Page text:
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In high school algebra, exponents and radicals are taught early, but complex numbers are usually left to more advanced courses. Some algebra teachers have asked for a package that would allow them to avoid complex numbers. Mathematica is flexible enough to block out imaginary and complex numbers in a way that is mathematically correct.
Two ideas are implemented in the package RealOnly . Odd roots of negative numbers are defined to be negative, and calculations with unavoidable complex numbers are condensed to the symbol Nonreal. This is done by redefining the built-in functions Power and $Post.

  • Without loading the package, Mathematica calculates a cube root of a negative number to be complex. So no points are plotted for negative values of x and warning messages are generated.
  • In[1]:= Plot[x ^ (1/3), {x, -8, 8}];

    Plot::plnr: x is not a machine-size real number at x = -8..

    Plot::plnr: x is not a machine-size real number at x = -7.35093.

    Plot::plnr: x is not a machine-size real number at x = -6.64306.

    General::stop: Further output of Plot::plnr will be suppressed during this calculation.

  • Every cubic equation has three roots, counting multiplicity.
  • In[2]:= Solve[x^3 == -8.0]


  • Any one of these three roots could be taken as the cube root of . Ordinarily, Mathematica

    chooses the one with the least positive argument (the third solution in this case).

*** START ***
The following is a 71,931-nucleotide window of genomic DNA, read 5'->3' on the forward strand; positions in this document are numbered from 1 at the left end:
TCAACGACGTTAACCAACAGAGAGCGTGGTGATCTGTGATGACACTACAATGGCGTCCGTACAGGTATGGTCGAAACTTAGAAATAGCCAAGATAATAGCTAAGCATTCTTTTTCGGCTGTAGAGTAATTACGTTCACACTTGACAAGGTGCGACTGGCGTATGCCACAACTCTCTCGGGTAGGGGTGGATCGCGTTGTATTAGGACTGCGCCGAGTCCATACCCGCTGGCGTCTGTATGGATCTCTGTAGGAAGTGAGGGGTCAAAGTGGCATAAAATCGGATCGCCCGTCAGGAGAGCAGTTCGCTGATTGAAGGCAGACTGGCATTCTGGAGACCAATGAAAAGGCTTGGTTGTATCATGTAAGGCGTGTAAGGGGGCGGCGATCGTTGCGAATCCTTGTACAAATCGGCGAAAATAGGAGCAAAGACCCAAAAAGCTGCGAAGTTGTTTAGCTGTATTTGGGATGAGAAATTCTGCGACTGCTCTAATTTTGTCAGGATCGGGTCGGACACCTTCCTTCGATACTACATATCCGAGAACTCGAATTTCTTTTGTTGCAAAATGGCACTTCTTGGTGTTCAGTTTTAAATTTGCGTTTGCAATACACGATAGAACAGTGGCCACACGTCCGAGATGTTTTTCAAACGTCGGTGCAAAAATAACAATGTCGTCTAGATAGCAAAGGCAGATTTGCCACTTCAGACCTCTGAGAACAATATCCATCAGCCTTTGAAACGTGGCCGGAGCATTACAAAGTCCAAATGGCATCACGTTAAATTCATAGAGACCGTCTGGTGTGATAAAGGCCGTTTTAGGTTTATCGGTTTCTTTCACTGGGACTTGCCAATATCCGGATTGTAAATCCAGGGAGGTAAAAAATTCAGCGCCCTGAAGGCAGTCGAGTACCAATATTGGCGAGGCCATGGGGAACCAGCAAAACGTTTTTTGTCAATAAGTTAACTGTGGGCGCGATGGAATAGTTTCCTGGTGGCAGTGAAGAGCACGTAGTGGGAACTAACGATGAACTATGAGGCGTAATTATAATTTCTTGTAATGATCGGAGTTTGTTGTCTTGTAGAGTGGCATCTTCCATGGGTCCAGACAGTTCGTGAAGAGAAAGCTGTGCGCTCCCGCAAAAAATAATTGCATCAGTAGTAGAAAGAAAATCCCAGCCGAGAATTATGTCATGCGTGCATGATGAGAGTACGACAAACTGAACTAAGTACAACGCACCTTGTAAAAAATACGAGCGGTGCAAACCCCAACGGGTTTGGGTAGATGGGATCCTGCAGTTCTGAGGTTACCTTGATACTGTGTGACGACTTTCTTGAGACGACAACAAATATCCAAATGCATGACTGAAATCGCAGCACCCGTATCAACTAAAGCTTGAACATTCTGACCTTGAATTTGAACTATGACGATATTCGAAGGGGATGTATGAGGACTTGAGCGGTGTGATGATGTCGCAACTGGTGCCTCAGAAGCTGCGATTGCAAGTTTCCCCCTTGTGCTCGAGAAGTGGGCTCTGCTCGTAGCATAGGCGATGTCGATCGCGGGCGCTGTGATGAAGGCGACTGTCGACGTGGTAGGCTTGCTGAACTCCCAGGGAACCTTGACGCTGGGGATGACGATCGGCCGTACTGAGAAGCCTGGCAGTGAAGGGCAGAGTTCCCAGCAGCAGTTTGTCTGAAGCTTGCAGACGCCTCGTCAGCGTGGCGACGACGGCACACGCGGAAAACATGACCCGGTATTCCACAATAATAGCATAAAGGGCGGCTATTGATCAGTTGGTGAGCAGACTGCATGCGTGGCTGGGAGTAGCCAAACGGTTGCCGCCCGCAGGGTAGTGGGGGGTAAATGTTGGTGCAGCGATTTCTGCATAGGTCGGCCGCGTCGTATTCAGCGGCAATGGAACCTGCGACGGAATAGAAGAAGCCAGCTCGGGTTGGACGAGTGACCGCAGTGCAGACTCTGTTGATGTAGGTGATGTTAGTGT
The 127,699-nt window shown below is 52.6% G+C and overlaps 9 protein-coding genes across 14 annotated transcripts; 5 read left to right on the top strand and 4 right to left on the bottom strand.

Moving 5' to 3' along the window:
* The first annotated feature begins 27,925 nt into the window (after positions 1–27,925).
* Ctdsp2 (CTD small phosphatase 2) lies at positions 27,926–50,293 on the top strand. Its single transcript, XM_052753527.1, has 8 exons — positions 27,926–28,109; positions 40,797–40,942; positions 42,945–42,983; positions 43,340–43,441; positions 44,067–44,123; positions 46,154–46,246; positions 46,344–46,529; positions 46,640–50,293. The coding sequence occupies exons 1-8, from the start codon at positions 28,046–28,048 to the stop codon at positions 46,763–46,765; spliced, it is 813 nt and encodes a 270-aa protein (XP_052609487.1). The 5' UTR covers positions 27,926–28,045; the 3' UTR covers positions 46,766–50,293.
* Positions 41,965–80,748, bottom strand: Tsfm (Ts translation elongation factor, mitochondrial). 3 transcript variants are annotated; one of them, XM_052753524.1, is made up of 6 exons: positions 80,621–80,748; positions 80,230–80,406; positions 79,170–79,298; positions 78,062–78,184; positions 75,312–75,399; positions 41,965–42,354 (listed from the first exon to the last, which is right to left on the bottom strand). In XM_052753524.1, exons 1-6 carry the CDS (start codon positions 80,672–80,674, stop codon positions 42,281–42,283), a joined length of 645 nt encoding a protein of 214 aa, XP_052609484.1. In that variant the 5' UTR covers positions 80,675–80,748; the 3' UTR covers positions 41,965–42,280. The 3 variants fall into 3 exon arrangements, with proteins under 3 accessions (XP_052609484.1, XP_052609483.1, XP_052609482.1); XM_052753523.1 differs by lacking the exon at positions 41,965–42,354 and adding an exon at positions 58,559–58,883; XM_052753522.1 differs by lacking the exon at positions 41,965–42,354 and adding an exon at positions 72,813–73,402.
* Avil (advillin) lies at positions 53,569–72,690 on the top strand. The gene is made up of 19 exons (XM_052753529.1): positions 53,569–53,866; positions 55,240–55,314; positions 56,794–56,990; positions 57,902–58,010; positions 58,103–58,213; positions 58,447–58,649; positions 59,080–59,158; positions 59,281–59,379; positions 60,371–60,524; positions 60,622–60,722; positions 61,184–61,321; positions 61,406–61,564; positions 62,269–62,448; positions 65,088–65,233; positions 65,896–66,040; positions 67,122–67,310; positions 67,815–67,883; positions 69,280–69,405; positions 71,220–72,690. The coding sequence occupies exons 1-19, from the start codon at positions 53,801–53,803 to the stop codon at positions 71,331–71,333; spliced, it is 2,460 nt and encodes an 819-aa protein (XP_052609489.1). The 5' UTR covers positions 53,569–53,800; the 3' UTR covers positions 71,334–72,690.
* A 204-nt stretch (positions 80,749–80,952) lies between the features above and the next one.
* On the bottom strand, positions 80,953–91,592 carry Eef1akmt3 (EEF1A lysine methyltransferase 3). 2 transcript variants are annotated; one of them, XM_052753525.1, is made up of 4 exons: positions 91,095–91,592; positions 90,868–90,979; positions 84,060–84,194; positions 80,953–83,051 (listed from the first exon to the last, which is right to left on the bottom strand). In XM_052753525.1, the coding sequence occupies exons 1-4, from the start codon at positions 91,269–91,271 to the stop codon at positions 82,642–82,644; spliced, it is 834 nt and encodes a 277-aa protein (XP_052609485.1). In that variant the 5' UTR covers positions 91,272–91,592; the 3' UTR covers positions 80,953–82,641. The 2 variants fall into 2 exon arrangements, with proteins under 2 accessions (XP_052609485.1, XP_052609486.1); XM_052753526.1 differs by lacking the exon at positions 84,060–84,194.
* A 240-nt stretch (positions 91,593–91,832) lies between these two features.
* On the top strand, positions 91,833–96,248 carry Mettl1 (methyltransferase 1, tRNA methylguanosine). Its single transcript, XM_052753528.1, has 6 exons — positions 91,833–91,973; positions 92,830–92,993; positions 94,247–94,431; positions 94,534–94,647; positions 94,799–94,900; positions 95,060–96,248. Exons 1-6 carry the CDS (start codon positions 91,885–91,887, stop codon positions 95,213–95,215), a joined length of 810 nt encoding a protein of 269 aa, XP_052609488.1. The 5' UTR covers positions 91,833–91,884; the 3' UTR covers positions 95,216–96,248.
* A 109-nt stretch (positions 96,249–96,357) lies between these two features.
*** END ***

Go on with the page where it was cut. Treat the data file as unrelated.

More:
• In[3]:= (-8.0) ^ (1/3)


    Automatic transformations caused by the RealOnly package.

  • This loads the package.
  • In[4]:= Needs["Miscellaneous`RealOnly`"]

  • Power has been redefined so that an odd root of a negative number is negative.
  • In[5]:= (-8.0) ^ (1/3)


  • Now the plot works for negative values of x.
  • In[6]:= Plot[x ^ (1/3), {x, -8, 8}];

  • In addition to modifying Power, the package suppresses complex numbers. This is now the solution of the cubic equation.
  • In[7]:= Solve[x^3 == -8.0]

    Nonreal::warning: Nonreal number encountered.


  • Very small imaginary parts are transformed to 0.
  • In[8]:= {23 + 0. I, Sin[ArcSin[23.]]}


  • A number with an imaginary part that is not small is transformed to Nonreal.
  • In[9]:= {ArcSin[23.], Sin[23. + I]}

    Nonreal::warning: Nonreal number encountered.


  • Finally, elementary calculations involving unavoidable complex numbers are transformed to Nonreal.
  • In[10]:= Tan[a + 23 / (a + b I)]

    Nonreal::warning: Nonreal number encountered.